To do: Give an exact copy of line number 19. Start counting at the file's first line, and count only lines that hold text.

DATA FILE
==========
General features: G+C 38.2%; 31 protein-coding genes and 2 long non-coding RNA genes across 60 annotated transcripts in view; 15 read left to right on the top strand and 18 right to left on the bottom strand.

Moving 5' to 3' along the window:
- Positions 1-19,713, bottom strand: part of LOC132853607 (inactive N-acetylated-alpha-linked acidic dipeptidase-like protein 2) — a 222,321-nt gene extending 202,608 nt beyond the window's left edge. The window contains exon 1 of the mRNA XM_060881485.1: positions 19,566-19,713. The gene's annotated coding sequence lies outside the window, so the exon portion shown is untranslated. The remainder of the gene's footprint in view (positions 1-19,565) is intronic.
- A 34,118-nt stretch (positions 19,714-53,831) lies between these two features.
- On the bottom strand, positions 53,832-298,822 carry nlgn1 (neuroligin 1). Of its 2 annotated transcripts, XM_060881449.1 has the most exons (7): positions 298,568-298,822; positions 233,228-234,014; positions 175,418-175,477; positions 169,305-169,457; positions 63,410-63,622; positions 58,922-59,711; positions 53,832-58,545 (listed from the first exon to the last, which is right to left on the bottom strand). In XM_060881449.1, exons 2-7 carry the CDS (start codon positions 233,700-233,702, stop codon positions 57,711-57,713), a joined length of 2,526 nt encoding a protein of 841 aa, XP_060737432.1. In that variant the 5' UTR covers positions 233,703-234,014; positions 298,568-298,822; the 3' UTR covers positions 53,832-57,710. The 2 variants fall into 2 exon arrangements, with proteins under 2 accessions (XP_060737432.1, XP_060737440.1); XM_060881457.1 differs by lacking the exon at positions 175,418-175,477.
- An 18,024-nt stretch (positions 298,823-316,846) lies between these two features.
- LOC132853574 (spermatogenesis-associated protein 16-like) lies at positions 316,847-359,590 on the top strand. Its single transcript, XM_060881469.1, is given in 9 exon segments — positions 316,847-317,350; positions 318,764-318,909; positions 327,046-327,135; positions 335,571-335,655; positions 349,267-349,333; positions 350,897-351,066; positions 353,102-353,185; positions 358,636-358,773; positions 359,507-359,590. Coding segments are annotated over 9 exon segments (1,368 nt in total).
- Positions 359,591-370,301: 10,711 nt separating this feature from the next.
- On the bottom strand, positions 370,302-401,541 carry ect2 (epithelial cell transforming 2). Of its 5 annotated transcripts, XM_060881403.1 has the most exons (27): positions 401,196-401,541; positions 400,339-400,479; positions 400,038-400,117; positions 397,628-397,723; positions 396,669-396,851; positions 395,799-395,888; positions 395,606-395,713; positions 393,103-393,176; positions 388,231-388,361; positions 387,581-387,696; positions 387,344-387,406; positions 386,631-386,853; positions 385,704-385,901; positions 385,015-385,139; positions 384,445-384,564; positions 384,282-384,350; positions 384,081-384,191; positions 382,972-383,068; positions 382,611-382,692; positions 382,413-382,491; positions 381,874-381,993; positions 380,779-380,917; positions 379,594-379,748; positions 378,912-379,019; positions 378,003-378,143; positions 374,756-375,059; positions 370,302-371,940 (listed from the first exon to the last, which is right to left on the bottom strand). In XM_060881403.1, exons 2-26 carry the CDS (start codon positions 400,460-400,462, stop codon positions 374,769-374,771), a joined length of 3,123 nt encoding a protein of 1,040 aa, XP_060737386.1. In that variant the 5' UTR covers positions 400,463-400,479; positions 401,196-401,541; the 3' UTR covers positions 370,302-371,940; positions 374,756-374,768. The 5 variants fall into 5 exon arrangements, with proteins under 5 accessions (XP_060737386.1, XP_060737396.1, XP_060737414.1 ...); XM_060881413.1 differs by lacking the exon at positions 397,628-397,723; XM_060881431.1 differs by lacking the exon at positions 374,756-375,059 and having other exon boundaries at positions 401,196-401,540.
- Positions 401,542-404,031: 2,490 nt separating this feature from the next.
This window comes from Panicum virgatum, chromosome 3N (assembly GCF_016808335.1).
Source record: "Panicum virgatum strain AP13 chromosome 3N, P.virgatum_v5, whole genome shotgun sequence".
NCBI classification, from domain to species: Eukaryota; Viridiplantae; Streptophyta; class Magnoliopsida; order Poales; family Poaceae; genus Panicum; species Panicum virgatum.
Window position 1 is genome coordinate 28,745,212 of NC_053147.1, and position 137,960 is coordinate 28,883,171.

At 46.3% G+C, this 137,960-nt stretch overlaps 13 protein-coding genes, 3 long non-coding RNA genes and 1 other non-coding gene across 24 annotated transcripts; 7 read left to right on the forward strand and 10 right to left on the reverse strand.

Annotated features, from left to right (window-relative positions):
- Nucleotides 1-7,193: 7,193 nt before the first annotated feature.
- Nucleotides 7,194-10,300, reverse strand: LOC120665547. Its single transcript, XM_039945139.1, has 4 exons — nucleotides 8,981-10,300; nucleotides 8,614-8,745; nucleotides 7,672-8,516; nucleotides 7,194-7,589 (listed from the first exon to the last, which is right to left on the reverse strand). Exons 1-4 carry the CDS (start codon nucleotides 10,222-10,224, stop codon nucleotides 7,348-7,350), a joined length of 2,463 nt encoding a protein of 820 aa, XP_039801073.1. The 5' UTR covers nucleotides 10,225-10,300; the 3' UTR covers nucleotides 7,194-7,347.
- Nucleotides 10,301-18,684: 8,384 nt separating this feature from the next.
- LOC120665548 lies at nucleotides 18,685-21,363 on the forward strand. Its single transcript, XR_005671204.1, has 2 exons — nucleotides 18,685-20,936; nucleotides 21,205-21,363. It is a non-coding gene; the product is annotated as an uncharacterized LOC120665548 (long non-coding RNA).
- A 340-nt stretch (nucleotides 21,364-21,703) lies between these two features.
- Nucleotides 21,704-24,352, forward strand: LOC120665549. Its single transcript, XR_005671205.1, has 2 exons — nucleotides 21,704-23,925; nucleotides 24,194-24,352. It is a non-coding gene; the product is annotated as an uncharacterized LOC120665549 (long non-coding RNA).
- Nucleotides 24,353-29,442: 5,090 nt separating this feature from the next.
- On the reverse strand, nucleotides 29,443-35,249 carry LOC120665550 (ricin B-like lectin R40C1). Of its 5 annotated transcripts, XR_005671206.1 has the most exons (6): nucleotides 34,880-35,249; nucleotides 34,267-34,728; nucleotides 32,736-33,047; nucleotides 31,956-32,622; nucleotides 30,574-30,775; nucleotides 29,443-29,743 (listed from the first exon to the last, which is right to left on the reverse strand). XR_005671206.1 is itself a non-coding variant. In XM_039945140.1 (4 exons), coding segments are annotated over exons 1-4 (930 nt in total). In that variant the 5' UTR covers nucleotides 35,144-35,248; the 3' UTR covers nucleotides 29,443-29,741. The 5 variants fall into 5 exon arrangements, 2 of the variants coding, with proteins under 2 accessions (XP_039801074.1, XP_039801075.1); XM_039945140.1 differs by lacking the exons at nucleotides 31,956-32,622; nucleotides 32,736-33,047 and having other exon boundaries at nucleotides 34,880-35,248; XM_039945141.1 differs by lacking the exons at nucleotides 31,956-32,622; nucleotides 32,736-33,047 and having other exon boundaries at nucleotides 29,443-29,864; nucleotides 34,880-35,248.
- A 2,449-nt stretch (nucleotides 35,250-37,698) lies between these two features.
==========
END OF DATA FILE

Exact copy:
- Nucleotides 10,301-18,684: 8,384 nt separating this feature from the next.